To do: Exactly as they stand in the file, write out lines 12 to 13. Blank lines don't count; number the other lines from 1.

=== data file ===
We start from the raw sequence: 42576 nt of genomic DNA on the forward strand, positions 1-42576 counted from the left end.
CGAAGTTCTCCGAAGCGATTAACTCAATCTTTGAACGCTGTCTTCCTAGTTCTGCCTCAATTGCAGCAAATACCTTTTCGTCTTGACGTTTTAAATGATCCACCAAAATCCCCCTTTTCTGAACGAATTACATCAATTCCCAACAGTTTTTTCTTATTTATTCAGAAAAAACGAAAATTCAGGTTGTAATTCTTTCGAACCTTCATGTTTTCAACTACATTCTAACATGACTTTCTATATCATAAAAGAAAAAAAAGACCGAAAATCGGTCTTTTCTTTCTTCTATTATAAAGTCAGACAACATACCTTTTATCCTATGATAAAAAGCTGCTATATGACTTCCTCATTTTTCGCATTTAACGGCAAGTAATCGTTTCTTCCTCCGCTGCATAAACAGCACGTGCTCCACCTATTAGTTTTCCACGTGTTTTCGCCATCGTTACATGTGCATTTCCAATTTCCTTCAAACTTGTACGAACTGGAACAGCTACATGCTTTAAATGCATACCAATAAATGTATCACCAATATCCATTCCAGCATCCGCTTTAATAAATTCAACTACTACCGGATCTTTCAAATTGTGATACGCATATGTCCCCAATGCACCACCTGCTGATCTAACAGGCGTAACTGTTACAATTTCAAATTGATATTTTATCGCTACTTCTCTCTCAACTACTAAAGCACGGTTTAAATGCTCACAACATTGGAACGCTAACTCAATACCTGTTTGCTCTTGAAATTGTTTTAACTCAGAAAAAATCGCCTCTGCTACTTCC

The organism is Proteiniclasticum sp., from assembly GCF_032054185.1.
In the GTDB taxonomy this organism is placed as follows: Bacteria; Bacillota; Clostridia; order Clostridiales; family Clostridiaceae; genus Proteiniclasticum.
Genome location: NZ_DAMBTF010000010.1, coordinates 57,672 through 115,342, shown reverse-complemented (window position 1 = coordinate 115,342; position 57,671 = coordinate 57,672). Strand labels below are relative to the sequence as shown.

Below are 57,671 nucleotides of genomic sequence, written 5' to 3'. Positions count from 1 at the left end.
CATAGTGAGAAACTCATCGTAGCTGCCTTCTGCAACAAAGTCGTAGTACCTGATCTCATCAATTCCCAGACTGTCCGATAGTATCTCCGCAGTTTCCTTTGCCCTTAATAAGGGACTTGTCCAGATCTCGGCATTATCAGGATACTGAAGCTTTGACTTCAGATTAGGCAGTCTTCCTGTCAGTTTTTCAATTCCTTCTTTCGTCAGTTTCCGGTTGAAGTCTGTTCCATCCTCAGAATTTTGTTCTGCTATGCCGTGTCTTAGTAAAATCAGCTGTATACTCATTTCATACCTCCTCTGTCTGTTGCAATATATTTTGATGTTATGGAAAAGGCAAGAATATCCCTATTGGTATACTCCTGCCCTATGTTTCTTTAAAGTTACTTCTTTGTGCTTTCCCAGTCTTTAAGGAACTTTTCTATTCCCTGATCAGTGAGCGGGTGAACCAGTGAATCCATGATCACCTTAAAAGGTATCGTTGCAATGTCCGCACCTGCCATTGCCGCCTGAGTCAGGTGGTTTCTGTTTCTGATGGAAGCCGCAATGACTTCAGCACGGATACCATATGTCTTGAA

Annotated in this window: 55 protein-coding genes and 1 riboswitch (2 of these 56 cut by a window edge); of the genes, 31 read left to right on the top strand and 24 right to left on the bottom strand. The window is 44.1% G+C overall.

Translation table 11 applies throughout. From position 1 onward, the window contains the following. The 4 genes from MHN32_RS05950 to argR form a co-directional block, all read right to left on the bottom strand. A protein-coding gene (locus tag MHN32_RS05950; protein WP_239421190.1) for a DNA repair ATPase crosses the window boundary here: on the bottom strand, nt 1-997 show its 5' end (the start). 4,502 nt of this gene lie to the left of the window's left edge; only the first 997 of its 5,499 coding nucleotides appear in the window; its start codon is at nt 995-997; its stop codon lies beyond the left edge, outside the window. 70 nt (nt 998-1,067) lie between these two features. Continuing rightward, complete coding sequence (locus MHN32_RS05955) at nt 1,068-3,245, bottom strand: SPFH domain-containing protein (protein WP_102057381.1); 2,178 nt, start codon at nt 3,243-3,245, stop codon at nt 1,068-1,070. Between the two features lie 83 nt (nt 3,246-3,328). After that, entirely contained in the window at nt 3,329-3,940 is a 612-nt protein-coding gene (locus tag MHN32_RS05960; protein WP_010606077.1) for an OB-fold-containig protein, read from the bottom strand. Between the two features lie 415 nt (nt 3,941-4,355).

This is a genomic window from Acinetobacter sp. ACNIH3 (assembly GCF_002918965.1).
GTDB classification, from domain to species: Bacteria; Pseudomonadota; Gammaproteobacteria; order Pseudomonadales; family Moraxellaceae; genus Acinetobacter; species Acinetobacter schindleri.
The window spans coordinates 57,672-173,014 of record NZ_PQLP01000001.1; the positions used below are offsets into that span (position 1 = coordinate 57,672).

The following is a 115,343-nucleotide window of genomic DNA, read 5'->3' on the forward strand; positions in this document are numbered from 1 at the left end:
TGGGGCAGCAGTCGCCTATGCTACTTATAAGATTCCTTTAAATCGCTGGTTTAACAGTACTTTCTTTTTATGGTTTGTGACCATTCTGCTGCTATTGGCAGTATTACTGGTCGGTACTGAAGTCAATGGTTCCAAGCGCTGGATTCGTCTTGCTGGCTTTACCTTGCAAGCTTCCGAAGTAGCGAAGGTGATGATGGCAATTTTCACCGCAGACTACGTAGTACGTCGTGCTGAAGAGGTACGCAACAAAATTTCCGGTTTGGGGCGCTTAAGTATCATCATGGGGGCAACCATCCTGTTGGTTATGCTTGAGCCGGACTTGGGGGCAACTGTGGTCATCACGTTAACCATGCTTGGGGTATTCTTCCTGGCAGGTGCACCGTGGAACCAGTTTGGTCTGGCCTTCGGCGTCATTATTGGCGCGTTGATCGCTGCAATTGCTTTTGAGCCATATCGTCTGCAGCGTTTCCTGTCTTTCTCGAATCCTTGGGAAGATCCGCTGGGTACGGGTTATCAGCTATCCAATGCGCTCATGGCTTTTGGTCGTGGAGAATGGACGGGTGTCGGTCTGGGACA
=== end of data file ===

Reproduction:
The window spans coordinates 57,672-173,014 of record NZ_PQLP01000001.1; the positions used below are offsets into that span (position 1 = coordinate 57,672).

The following is a 115,343-nucleotide window of genomic DNA, read 5'->3' on the forward strand; positions in this document are numbered from 1 at the left end: